Siem Reap

Other than exploring Angkor Wat and shopping around at the Night Market, there isn’t really much to do in Siem Reap. There are no “sights” other than the famous complex of Angkor. There are no beaches with dazzling sand. There are no breathtaking mountains to capture your interest. And yet, Siem Reap, and Cambodia, remains one of my favourite places on our trip. Why? The people. 

Everywhere we went in Cambodia, we were greeted with wide smiles and friendly faces. The locals were interested in helping us — not for money, but because they wanted to. We met an amazing street artist who painted the most beautiful pictures and was selling them for a ridiculously low price. We met the owner of a restaurant we were eating at and his adorable and precious little son who stole my heart away. Whoever we came in contact with was pleasant and kind. Despite the different culture and language, the people truly made it feel like home. 

Having briefly read about the history of Cambodia before travelling there, the kindness of its people surprised me even more. For a people who have gone through so much, to still have beautiful and hopeful hearts, was beyond inspiring (If you don’t know much about what happened in Cambodia, read up on the Khmer Rouge).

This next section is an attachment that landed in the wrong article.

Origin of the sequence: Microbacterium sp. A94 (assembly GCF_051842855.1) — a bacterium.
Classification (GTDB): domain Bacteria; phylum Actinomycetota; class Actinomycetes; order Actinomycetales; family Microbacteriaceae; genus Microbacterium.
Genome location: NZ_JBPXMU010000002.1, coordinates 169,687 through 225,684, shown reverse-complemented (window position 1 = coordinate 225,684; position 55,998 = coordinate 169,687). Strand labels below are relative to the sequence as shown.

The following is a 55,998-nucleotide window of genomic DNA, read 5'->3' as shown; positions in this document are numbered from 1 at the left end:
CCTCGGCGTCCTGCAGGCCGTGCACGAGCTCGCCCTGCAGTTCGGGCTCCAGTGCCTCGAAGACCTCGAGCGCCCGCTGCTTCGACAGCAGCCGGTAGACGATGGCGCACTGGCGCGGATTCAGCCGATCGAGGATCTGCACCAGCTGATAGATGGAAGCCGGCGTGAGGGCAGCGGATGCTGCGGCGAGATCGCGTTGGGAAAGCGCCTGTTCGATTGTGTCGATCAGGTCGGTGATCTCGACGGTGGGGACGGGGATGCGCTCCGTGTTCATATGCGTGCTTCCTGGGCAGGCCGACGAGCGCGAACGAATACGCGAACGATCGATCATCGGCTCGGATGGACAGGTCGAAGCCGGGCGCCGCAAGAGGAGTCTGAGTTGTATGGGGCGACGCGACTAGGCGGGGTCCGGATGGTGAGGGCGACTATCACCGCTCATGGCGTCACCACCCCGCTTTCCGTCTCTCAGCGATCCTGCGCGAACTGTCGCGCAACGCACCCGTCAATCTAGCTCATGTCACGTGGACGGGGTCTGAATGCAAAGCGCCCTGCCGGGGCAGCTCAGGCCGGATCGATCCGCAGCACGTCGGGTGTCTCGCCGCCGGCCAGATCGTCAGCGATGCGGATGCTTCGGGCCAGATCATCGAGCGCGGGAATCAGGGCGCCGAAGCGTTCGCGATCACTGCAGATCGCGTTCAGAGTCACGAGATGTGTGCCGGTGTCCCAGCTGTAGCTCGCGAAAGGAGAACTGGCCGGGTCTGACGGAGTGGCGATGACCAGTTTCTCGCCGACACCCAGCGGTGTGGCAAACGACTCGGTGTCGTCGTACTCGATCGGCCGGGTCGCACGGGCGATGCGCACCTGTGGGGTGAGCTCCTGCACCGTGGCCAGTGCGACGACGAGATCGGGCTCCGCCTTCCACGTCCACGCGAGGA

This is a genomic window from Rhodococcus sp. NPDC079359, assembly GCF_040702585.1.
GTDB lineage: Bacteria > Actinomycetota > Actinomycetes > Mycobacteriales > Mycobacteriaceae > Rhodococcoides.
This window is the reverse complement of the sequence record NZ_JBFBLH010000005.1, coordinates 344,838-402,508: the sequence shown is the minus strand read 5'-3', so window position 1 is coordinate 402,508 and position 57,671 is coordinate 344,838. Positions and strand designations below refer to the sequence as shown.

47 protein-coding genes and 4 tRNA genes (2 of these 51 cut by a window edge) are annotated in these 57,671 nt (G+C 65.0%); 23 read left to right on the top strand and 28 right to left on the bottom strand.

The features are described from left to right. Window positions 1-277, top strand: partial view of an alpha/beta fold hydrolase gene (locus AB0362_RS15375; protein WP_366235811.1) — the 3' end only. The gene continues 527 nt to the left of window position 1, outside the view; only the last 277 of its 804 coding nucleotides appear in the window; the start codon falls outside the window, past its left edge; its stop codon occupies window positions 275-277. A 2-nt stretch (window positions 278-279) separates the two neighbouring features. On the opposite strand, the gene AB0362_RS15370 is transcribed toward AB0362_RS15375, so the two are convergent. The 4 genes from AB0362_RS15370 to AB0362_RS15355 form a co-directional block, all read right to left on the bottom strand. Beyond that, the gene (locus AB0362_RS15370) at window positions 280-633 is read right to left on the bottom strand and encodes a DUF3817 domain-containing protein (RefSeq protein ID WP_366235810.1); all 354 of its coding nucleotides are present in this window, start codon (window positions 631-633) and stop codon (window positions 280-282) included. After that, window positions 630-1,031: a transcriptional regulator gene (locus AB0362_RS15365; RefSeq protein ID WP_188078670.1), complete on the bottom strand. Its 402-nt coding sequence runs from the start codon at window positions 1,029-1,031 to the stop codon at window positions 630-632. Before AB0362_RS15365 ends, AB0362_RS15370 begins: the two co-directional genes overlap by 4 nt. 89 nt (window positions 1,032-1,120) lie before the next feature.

We stayed at the Mad Monkey Hostel in Siem Reap, which was one of the best hostels (in my opinion) on this trip. There was a swimming pool, a bar near the pool, as well as a bar on the rooftop that had sand for flooring, a ping pong table, and delicious food. The rooms were clean, spacious, and comfortable. 

On our first day in Siem Reap, we walked around the small city, bought a few items, and went to see a traditional Apsara Dance Show at The Temple Club. If you order some food, you can watch the dance show for free. The four of us were a little rattled at their traditional dance — it was much more like elegant and slow moving into positions than dancing. The costumes were beautiful, but the food was kind of just meh.

The next day, our only full day in Siem Reap, was spent touring around Angkor. Many guidebooks and blogs recommend spending a full three days there, but seriously, I have no idea what one could do for those three full days. We bought a one-day pass and saw five of the main sights in 6 hours — and this was with a lot of walking around. I suppose if you had a guide that explained every single detail to you, it would take 3 days, but seeing as we were exploring on our own, one day was more than enough.

To be fair, you probably wouldn’t want a guide anyway. We couldn’t stand still for more than a single second in the temple complex because of the immense and debilitating heat. Each moment in the tuk-tuk was heavenly — the breeze from the open air vehicle was exactly what we needed to keep us from passing out. 

The ruins were truly beautiful and magical. Tah Prohm, the Tomb Raider Temple, was incredibly interesting… the ginormous trees sinking into the grey stone temples was literally like something out of a movie. 

Highs: The people, Angkor Wat, the shopping at the Night Market, Temple Club dance show, preciously adorable children around every corner 

Lows: Intense, intense heat, crazy thunderstorms, raindrops that feel like hail